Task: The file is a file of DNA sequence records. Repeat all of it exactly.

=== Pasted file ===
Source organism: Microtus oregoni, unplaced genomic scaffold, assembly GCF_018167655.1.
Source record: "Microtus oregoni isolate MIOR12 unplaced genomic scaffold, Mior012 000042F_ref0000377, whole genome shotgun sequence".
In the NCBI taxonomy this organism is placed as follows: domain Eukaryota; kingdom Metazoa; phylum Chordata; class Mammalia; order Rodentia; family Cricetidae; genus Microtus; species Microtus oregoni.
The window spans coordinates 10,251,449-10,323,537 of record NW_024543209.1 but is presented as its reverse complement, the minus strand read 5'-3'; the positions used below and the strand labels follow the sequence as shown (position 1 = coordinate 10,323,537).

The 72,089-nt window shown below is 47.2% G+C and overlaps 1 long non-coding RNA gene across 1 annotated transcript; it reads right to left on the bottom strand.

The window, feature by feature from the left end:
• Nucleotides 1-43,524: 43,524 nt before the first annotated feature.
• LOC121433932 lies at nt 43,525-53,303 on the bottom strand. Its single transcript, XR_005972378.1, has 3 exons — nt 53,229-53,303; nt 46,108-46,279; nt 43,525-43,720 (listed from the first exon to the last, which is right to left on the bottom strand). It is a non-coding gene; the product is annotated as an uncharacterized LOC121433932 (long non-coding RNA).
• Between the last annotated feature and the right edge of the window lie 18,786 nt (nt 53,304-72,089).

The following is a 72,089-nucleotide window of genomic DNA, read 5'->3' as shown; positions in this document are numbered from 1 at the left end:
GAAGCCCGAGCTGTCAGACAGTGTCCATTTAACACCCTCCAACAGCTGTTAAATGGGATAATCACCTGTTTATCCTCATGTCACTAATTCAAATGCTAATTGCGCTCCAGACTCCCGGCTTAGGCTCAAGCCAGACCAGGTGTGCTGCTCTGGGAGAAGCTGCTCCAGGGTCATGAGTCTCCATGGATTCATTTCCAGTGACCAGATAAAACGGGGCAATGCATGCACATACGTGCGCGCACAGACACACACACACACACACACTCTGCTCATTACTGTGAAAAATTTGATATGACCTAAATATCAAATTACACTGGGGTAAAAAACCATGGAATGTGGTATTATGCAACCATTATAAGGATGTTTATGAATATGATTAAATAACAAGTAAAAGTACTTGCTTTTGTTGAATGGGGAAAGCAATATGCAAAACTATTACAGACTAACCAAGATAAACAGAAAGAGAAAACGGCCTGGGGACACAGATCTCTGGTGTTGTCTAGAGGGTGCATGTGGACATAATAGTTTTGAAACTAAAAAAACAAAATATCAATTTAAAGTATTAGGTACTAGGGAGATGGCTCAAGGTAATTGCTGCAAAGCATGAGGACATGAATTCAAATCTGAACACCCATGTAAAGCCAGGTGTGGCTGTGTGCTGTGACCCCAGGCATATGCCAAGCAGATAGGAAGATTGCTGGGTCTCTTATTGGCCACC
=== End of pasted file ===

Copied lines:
Source organism: Microtus oregoni, unplaced genomic scaffold, assembly GCF_018167655.1.
Source record: "Microtus oregoni isolate MIOR12 unplaced genomic scaffold, Mior012 000042F_ref0000377, whole genome shotgun sequence".
In the NCBI taxonomy this organism is placed as follows: domain Eukaryota; kingdom Metazoa; phylum Chordata; class Mammalia; order Rodentia; family Cricetidae; genus Microtus; species Microtus oregoni.
The window spans coordinates 10,251,449-10,323,537 of record NW_024543209.1 but is presented as its reverse complement, the minus strand read 5'-3'; the positions used below and the strand labels follow the sequence as shown (position 1 = coordinate 10,323,537).

The 72,089-nt window shown below is 47.2% G+C and overlaps 1 long non-coding RNA gene across 1 annotated transcript; it reads right to left on the bottom strand.

The window, feature by feature from the left end:
• Nucleotides 1-43,524: 43,524 nt before the first annotated feature.
• LOC121433932 lies at nt 43,525-53,303 on the bottom strand. Its single transcript, XR_005972378.1, has 3 exons — nt 53,229-53,303; nt 46,108-46,279; nt 43,525-43,720 (listed from the first exon to the last, which is right to left on the bottom strand). It is a non-coding gene; the product is annotated as an uncharacterized LOC121433932 (long non-coding RNA).
• Between the last annotated feature and the right edge of the window lie 18,786 nt (nt 53,304-72,089).

The following is a 72,089-nucleotide window of genomic DNA, read 5'->3' as shown; positions in this document are numbered from 1 at the left end:
GAAGCCCGAGCTGTCAGACAGTGTCCATTTAACACCCTCCAACAGCTGTTAAATGGGATAATCACCTGTTTATCCTCATGTCACTAATTCAAATGCTAATTGCGCTCCAGACTCCCGGCTTAGGCTCAAGCCAGACCAGGTGTGCTGCTCTGGGAGAAGCTGCTCCAGGGTCATGAGTCTCCATGGATTCATTTCCAGTGACCAGATAAAACGGGGCAATGCATGCACATACGTGCGCGCACAGACACACACACACACACACACTCTGCTCATTACTGTGAAAAATTTGATATGACCTAAATATCAAATTACACTGGGGTAAAAAACCATGGAATGTGGTATTATGCAACCATTATAAGGATGTTTATGAATATGATTAAATAACAAGTAAAAGTACTTGCTTTTGTTGAATGGGGAAAGCAATATGCAAAACTATTACAGACTAACCAAGATAAACAGAAAGAGAAAACGGCCTGGGGACACAGATCTCTGGTGTTGTCTAGAGGGTGCATGTGGACATAATAGTTTTGAAACTAAAAAAACAAAATATCAATTTAAAGTATTAGGTACTAGGGAGATGGCTCAAGGTAATTGCTGCAAAGCATGAGGACATGAATTCAAATCTGAACACCCATGTAAAGCCAGGTGTGGCTGTGTGCTGTGACCCCAGGCATATGCCAAGCAGATAGGAAGATTGCTGGGTCTCTTATTGGCCACC